Edward Black (1853-1871) of Indianapolis is believed to have been the youngest Civil War soldier. He enlisted as a drummer boy on July 24, 1861 in the 1st Regiment, 21st Indiana Volunteer Infantry. He was eight years and almost two months old. He carried this drum in the war. It was given to The Children's Museum of Indianapolis by his family members in 1970. About a year after Edward Black enlisted as a drummer boy President Lincoln abolished the regimental bands. During his service, Edward was reportedly held at Ship Island, Mississippi after being taken prisoner at the battle of Baton Rouge. Edward also reportedly reenlisted in 1862 when his father, George H. Black, joined the army and both served until the war's end. Edward presumably never fully recovered from the injuries and trauma he suffered, and he died a few years later shortly after his eighteenth birthday. He is buried in Crown Hill cemetery in Indianapolis.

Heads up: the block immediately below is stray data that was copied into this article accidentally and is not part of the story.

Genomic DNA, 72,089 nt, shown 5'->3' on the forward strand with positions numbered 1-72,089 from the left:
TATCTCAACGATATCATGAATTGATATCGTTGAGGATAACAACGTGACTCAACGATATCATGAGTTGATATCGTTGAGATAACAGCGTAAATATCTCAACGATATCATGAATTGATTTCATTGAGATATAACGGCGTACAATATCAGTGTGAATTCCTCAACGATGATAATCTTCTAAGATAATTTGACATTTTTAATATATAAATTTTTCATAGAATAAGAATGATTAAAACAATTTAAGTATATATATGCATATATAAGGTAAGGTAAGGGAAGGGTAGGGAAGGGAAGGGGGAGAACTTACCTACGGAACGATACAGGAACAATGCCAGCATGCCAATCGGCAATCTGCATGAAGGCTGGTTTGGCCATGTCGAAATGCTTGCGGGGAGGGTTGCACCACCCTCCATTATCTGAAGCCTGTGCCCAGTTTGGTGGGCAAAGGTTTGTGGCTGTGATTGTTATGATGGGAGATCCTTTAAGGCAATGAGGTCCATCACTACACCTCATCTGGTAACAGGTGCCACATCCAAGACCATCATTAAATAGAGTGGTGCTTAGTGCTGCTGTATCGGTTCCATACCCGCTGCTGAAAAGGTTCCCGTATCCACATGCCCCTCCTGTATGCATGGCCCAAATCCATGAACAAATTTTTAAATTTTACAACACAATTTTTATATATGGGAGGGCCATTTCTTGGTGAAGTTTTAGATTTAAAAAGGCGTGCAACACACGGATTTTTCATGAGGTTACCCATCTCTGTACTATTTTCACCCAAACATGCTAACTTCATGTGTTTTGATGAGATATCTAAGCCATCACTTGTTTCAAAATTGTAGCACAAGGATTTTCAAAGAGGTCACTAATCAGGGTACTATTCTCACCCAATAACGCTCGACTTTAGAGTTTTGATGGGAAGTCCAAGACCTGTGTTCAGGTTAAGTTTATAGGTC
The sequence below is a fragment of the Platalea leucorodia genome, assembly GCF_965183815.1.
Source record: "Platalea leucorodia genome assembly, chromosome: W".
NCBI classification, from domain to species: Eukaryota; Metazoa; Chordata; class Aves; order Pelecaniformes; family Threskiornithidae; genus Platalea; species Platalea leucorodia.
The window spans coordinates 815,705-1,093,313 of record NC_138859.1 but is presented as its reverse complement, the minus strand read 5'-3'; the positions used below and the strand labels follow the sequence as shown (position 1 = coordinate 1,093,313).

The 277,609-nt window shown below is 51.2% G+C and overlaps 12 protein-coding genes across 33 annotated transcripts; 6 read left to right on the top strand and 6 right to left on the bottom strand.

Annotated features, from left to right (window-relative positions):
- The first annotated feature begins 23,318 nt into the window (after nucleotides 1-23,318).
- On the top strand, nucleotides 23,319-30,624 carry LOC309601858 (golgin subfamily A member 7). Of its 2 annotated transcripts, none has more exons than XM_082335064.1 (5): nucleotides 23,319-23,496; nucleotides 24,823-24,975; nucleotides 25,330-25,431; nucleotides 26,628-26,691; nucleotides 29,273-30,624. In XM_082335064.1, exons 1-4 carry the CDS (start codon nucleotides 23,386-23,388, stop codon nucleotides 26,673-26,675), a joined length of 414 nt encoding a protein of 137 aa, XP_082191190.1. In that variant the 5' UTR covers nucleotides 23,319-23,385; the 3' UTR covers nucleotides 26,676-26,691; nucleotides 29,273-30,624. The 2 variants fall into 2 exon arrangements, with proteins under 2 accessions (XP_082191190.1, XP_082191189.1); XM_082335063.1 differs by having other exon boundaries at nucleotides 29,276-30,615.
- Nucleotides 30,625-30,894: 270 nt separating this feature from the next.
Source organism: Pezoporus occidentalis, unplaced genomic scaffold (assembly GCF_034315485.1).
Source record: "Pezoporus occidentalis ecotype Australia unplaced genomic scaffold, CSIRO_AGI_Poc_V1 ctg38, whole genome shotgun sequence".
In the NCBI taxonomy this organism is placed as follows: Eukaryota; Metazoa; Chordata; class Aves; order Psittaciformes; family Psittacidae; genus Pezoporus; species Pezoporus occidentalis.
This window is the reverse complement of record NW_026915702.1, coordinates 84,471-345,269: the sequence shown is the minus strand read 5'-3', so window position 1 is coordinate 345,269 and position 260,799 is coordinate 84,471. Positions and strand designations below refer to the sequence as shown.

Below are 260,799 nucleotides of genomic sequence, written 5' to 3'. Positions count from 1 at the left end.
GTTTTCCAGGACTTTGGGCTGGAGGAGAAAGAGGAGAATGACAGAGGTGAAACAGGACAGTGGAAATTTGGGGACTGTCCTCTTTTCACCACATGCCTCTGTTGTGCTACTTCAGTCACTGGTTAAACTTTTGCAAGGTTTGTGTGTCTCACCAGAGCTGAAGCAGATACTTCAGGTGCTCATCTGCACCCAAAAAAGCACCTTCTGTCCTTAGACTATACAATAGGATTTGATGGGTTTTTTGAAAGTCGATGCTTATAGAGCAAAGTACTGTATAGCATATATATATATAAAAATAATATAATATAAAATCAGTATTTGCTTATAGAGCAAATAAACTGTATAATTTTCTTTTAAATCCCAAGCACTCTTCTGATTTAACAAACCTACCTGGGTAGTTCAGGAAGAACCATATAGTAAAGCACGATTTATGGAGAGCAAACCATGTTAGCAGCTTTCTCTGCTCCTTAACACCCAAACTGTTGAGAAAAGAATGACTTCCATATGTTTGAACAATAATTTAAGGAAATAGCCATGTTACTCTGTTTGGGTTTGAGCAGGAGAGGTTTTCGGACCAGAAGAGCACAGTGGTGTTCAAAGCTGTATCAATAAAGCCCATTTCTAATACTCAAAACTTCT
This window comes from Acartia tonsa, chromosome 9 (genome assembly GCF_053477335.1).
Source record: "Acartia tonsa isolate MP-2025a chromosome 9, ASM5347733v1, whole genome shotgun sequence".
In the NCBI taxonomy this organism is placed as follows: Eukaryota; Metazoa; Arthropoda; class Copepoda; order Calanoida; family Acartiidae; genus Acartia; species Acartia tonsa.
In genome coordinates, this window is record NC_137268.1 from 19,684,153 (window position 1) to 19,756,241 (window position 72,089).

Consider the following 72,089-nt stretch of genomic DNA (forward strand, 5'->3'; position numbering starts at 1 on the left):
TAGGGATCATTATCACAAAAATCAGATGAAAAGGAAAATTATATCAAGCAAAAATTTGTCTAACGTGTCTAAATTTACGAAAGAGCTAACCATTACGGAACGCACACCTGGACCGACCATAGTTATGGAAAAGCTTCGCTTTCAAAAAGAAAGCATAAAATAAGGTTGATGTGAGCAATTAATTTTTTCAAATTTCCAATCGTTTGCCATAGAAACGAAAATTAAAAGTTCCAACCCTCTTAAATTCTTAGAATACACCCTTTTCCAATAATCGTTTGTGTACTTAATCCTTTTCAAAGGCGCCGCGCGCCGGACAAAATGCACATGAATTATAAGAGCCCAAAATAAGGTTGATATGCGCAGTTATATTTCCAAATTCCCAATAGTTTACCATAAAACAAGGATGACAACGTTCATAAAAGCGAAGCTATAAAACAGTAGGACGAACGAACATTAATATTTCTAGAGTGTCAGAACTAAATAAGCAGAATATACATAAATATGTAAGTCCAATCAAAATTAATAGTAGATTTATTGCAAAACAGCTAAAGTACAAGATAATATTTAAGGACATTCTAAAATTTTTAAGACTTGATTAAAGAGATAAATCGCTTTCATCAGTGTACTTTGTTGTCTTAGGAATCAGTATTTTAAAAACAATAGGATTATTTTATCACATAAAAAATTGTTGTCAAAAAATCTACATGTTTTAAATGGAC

The Children's Museum of Indianapolis
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Black, Edward, 1853-1871
United States -- History -- Civil War, 1861-1865
Indiana -- Biography
Crown Hill Cemetery (Marion County, Ind.)
United States. Army. Indiana Infantry Regiment, 21st (1861-1863)
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